## Problem statement

The sequence of triangle numbers is generated by adding the natural numbers. So the 7th triangle number would be 1 + 2 + 3 + 4 + 5 + 6 + 7 = 28. The first ten terms would be:

1, 3, 6, 10, 15, 21, 28, 36, 45, 55, ...

Let us list the factors of the first seven triangle numbers:

1: 1 3: 1,3 6: 1,2,3,6 10: 1,2,5,10 15: 1,3,5,15 21: 1,3,7,21 28: 1,2,4,7,14,28 We can see that 28 is the first triangle number to have over five divisors.

What is the value of the first triangle number to have over five hundred divisors?

## Thoughts

### Sum of natural numbers

The triangular numbers are just a representation of the sum of natural numbers, which we know is given by for row .

### Lower bound

We can set a trivial lower bound for the solution at . The square root of a given number will always be in the middle of the list of factors; either the middle term (if the number is a square), or in between the middle two terms. The smallest the middle term in a list of 500 terms can be is 250. We can plug this into the formula for the sum of natural numbers to get a trivial lower bound for .

### Coprime integers

This problem can be broken down to make it simpler. Consider the following:

• Take a number and choose any two factors
• List the factors of each factor
• Multiply each term from each list with each term from the other
• The resulting list will be all the factors of , including potential duplicates.

Lets try it with 72. Pick two random factors: . 6: 1, 2, 3, 6 12: 1, 2, 3, 6, 12 Perform what is essentially long multiplication Result: 1, 2, 3, 6, 12, 2, 4, 6, 12, 24, 3, 6, 9, 18, 36, 6, 12, 18, 72 Eliminate duplicates: 1, 2, 3, 4, 6, 9, 12, 18, 36, 72 Convince yourself that this works.

This is not especially useful in this scenario, we create a lot of work by having to eliminate all these duplicates. But if we choose two factors that are coprime, then by the fundamental theorem of arithmetic we are guaranteed to not have any duplicates.

We can therefore deduce that for coprime integers : the number of divisors .

### Combining with the sum of natural numbers

In the formula for for the sum of natural numbers: and â€”being consecutive numbersâ€”must be coprime. Finding the factors of these two and multiplying will be faster than just factorising all triangular numbers. We have to deal with the pesky on the denominator, but given that either and will be even, we can just assign the 2 to the even one. The coprime nature will be preserved, as the only thing we've done is eliminate 2 as one of the factors.

### Further musings

I feel like there could still be a better way to solve this, by analysing which integers can appear in a factor list. I don't know much about this area of maths, but it strikes me that there's probably some rules around the spacing between factors of a number. For example, there is no integer with 10 divisors such that the first five are the consecutive integers 1,2,3,4,5. , not divisible by 4. , not divisible by 3. The only example I can think of that works is 12: 1, 2, 3, 4, 6, 12. Is this the highest? If not, why? I'm getting off track, but the point is that there must be rules to the spacing of factors; the lower bound is clearly too low. Could we construct enough rules to move the lower bound all the way up to the actual answer? I won't attempt this now, however.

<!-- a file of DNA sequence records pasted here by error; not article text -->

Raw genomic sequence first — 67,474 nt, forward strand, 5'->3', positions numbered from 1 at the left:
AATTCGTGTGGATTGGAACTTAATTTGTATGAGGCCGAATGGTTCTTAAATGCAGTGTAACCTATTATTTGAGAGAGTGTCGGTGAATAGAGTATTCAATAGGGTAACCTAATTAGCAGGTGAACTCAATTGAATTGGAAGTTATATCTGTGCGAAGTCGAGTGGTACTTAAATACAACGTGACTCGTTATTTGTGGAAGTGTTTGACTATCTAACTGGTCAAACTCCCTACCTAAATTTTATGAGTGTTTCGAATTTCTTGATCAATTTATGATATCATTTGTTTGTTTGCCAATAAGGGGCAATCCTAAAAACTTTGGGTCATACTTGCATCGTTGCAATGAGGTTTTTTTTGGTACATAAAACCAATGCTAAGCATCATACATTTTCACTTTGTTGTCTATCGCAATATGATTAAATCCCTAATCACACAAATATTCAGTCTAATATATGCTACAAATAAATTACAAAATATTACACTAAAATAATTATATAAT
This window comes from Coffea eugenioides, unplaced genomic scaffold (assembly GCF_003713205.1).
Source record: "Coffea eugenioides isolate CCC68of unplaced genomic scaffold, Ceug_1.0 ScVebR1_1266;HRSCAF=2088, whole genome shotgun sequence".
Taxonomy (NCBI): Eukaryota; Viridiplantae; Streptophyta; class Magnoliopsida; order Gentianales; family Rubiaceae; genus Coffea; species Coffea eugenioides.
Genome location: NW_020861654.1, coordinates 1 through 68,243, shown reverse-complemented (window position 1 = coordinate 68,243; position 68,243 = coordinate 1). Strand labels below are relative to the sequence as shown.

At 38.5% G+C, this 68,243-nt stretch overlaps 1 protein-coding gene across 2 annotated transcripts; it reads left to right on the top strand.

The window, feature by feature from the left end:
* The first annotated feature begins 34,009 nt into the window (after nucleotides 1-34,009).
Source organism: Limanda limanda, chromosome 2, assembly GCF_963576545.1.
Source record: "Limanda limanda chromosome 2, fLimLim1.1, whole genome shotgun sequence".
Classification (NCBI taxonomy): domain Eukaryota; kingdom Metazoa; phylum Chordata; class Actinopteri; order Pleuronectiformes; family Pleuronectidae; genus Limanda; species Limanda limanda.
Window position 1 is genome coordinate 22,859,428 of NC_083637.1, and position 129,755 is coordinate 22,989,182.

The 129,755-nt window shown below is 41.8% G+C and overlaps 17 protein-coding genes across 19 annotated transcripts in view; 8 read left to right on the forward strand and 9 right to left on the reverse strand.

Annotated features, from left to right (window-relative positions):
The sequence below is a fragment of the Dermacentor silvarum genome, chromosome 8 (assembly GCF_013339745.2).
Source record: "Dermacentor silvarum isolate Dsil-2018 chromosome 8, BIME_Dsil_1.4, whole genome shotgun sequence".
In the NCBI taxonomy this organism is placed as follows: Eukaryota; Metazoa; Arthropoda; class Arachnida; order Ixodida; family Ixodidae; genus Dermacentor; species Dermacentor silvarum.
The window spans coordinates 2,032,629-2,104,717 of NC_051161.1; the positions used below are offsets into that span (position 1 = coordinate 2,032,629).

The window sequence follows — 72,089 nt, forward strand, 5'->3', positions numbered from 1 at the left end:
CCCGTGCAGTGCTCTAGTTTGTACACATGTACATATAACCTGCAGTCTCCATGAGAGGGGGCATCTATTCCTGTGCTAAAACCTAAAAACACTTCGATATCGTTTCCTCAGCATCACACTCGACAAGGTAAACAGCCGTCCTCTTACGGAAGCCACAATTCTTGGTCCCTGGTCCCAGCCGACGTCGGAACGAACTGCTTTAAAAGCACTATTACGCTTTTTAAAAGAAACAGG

## Solution

Implement a prime generator to be used for factorisation.

/* Generate a list of primes up to the upper bound
* primes should be a zero array of the correct length */
int gen_primes(int *primes, int upper_bound)
{
int prime_count = 0;
for (int i = 2; i < upper_bound; i++) {
/* Treat a 0 value as potentially prime */
if (primes[i] == 0) {
/* Stick all the actual primes at the beginning of the array */
primes[prime_count++] = i;
for (int j = i + i; j < upper_bound; j += i) {
/* Treat a -1 value as not prime */
primes[j] = -1;
}
}
}
return prime_count;
}


Implement a function to count the divisors of a given integer by multiplying the exponents of each prime factor, plus one. This website explains well how this works.

#include <math.h>
int get_num_factors(int *primes, int prime_count, int n)
{
int sqrt = (int)sqrtf(n);
int result = 1;
int i = 0, prime = 0;

/* Find all the primes below the square root */
while (prime < sqrt) {
prime = primes[i++];
int exponent = 0;
while (n % prime == 0) {
n = n / prime;
exponent++;
}
result *= (exponent + 1);

if (i >= prime_count) {
return -1;
}
}

/* There'll only ever be a maximum of one prime factor greater than 0
* If there is one for this number we need it to contribute to the total */
if (n > 1) {
result *= 2;
}

return result;
}


For each number , calculate the number of factors of . The computation for can be reused for in the next loop.

#include <stdio.h>
#define TARGET 500
#define LOWER_BOUND_N 354
/* 10000 is just a reasonable seeming upper bound I chose for the primes */
#define UPPER_BOUND_PRIMES 10000

int main()
{
int primes[UPPER_BOUND_PRIMES];
int prime_count = gen_primes(primes, UPPER_BOUND_PRIMES);

int n = LOWER_BOUND_N;
int nd_triangle = 0;
int a = n % 2 == 0 ? n / 2 : n;
int nd_a = get_num_factors(primes, prime_count, a);
while (nd_triangle <= TARGET) {
int b = n % 2 == 0 ? n + 1 : (n + 1) / 2;
int nd_b = get_num_factors(primes, prime_count, b);

if (nd_b < 0) {
printf("Not enough primes to factorise %d!", b);
return 1;
}

nd_triangle = nd_a * nd_b;
nd_a = nd_b;
n++;
}
n--;
printf("%d", (n * (n + 1)) / 2);
}